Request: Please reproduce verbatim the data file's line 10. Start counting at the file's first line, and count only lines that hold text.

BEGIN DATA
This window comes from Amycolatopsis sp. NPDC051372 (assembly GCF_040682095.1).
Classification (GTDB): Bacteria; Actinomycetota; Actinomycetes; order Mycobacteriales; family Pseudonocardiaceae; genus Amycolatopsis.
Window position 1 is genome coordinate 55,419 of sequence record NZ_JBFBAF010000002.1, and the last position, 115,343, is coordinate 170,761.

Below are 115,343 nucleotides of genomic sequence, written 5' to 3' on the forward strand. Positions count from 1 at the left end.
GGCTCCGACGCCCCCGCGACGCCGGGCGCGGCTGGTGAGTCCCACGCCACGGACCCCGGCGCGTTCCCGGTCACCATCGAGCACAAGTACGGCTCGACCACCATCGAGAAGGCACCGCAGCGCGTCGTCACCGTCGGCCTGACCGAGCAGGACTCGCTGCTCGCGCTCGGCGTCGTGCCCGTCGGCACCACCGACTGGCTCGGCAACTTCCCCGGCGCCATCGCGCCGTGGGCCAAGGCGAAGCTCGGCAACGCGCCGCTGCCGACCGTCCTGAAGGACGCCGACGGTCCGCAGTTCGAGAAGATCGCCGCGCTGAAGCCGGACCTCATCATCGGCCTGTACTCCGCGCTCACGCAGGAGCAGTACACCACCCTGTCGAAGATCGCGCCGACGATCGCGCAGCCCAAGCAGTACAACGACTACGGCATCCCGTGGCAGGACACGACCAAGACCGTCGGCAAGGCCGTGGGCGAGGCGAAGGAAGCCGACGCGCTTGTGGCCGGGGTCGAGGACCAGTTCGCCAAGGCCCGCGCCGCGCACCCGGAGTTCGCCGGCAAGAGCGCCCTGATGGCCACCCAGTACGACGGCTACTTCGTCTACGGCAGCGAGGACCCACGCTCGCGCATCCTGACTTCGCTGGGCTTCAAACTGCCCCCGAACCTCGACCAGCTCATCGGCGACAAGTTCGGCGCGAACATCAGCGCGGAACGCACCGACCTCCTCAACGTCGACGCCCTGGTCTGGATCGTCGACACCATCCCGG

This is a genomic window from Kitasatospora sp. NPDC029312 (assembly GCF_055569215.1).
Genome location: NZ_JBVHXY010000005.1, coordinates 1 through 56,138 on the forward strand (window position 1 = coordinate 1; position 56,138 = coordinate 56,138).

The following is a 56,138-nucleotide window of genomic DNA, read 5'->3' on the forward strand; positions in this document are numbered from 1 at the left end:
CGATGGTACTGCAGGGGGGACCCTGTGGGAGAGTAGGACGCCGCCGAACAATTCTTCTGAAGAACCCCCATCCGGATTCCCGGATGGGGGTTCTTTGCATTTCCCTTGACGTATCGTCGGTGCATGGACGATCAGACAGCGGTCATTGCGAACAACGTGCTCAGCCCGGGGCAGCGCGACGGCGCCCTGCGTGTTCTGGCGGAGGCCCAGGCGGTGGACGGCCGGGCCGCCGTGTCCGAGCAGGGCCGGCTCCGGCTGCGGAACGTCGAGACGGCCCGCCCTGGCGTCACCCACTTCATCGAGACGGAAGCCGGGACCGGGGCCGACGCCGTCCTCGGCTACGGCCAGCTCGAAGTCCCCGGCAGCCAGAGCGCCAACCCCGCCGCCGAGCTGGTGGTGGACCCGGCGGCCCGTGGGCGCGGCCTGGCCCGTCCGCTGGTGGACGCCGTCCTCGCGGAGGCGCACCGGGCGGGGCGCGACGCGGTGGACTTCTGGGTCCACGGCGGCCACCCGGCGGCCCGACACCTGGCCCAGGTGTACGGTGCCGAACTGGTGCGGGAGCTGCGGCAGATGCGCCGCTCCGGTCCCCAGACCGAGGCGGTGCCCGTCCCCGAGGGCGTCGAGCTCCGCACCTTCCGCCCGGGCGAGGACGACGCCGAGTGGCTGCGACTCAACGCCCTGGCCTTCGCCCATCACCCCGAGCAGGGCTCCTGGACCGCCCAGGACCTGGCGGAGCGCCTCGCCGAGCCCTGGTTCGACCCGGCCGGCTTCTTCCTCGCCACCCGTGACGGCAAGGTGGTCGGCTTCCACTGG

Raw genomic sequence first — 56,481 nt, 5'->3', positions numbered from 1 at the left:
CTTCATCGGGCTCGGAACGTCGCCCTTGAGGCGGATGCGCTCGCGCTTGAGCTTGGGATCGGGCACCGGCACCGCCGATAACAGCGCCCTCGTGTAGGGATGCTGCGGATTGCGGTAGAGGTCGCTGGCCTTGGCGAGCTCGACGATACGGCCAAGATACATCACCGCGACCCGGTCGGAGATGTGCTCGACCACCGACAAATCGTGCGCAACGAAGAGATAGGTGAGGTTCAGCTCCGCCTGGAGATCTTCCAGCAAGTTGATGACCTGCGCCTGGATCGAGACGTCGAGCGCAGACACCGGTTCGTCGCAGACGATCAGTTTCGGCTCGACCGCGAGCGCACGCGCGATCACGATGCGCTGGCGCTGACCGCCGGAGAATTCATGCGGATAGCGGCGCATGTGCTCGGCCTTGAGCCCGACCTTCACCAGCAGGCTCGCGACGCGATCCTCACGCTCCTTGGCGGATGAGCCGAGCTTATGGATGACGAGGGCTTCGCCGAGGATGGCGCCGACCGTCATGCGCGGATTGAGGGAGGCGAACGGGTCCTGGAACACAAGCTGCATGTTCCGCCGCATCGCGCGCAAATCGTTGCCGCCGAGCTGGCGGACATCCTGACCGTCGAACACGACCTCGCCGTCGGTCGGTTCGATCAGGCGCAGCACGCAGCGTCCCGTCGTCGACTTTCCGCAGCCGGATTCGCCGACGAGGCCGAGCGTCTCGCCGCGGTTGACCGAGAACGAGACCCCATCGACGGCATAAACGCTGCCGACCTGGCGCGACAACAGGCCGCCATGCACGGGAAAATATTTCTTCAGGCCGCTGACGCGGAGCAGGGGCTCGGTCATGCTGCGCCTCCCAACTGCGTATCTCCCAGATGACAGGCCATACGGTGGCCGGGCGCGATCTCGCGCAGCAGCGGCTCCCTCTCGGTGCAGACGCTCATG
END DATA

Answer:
Raw genomic sequence first — 56,481 nt, 5'->3', positions numbered from 1 at the left: